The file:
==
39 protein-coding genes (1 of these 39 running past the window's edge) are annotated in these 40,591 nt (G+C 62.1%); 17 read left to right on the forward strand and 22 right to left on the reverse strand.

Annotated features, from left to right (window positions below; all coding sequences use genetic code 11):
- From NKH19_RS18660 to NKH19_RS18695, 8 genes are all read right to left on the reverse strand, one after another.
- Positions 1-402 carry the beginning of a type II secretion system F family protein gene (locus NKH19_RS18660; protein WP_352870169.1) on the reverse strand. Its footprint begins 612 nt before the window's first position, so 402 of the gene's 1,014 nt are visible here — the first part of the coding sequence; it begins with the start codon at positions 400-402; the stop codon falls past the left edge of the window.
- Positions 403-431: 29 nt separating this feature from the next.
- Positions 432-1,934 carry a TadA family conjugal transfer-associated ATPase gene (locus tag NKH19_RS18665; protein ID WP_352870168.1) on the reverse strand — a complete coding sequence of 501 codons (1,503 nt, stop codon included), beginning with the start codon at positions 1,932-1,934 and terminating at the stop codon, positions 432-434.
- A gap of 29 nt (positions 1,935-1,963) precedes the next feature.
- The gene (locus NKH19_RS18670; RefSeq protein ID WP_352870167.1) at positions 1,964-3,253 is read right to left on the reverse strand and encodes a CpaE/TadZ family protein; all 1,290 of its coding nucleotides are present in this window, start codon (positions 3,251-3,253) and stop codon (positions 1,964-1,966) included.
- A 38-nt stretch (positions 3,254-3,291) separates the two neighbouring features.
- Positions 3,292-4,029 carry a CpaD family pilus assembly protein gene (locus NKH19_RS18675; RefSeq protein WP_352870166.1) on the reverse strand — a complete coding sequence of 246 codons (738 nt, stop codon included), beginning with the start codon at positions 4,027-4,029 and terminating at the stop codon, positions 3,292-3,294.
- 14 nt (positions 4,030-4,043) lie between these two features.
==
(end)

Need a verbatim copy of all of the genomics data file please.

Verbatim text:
39 protein-coding genes (1 of these 39 running past the window's edge) are annotated in these 40,591 nt (G+C 62.1%); 17 read left to right on the forward strand and 22 right to left on the reverse strand.

Annotated features, from left to right (window positions below; all coding sequences use genetic code 11):
- From NKH19_RS18660 to NKH19_RS18695, 8 genes are all read right to left on the reverse strand, one after another.
- Positions 1-402 carry the beginning of a type II secretion system F family protein gene (locus NKH19_RS18660; protein WP_352870169.1) on the reverse strand. Its footprint begins 612 nt before the window's first position, so 402 of the gene's 1,014 nt are visible here — the first part of the coding sequence; it begins with the start codon at positions 400-402; the stop codon falls past the left edge of the window.
- Positions 403-431: 29 nt separating this feature from the next.
- Positions 432-1,934 carry a TadA family conjugal transfer-associated ATPase gene (locus tag NKH19_RS18665; protein ID WP_352870168.1) on the reverse strand — a complete coding sequence of 501 codons (1,503 nt, stop codon included), beginning with the start codon at positions 1,932-1,934 and terminating at the stop codon, positions 432-434.
- A gap of 29 nt (positions 1,935-1,963) precedes the next feature.
- The gene (locus NKH19_RS18670; RefSeq protein ID WP_352870167.1) at positions 1,964-3,253 is read right to left on the reverse strand and encodes a CpaE/TadZ family protein; all 1,290 of its coding nucleotides are present in this window, start codon (positions 3,251-3,253) and stop codon (positions 1,964-1,966) included.
- A 38-nt stretch (positions 3,254-3,291) separates the two neighbouring features.
- Positions 3,292-4,029 carry a CpaD family pilus assembly protein gene (locus NKH19_RS18675; RefSeq protein WP_352870166.1) on the reverse strand — a complete coding sequence of 246 codons (738 nt, stop codon included), beginning with the start codon at positions 4,027-4,029 and terminating at the stop codon, positions 3,292-3,294.
- 14 nt (positions 4,030-4,043) lie between these two features.